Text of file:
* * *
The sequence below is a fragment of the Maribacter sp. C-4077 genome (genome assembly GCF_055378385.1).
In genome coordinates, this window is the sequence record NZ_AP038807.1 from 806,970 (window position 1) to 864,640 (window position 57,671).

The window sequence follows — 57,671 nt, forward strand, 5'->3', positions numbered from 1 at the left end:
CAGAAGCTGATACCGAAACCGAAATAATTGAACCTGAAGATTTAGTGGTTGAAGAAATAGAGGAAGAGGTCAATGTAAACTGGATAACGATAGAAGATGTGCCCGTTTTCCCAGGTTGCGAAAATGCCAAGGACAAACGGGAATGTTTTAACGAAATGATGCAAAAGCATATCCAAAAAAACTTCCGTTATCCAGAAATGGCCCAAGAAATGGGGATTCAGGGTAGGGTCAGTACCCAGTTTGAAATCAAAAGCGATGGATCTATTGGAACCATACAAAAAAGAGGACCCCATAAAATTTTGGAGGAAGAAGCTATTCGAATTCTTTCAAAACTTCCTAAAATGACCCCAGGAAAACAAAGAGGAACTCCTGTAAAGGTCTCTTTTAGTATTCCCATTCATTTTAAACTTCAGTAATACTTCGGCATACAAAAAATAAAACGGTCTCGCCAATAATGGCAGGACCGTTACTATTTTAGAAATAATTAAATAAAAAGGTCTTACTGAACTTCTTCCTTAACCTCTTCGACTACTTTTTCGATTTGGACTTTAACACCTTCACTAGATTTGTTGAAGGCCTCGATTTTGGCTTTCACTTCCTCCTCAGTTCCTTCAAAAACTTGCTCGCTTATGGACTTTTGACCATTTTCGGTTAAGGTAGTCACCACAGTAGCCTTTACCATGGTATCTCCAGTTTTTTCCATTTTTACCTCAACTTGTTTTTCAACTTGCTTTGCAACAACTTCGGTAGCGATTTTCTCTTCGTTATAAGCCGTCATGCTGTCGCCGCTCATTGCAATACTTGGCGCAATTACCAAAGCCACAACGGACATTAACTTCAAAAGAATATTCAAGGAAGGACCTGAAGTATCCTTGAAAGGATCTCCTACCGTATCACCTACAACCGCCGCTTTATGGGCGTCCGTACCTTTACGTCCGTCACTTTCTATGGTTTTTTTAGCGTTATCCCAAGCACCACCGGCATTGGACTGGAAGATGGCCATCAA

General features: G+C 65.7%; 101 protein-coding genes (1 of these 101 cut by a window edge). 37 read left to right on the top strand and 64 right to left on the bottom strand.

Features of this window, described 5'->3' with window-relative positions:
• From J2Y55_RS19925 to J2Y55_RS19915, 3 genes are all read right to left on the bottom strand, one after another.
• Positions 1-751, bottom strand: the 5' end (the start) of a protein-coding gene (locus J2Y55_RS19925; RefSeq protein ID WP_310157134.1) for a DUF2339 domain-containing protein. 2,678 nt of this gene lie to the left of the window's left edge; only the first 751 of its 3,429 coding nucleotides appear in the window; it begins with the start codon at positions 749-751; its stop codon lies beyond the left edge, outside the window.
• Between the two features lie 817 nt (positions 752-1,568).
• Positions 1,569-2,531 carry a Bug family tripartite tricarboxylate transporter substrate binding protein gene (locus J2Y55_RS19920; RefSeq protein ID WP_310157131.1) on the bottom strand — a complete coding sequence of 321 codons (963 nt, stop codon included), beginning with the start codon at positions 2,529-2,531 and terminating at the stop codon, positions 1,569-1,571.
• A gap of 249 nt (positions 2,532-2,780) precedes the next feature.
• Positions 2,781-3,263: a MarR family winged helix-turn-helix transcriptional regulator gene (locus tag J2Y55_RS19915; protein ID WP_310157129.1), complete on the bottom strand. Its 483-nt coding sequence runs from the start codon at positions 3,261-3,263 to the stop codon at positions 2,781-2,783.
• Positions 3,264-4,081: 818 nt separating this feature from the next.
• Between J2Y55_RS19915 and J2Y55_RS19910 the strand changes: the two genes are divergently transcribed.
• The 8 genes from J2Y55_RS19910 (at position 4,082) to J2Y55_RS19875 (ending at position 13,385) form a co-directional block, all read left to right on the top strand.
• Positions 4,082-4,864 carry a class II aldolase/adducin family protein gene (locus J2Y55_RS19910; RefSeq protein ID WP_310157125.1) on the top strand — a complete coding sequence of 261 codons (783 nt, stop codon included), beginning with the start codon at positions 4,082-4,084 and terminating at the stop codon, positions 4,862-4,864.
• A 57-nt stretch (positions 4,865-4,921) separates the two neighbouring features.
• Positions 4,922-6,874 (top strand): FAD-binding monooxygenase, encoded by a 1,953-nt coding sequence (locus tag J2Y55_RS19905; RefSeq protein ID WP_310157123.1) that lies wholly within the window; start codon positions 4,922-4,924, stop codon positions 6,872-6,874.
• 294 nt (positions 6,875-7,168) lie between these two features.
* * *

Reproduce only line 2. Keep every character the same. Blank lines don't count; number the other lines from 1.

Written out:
In genome coordinates, this window is the sequence record NZ_AP038807.1 from 806,970 (window position 1) to 864,640 (window position 57,671).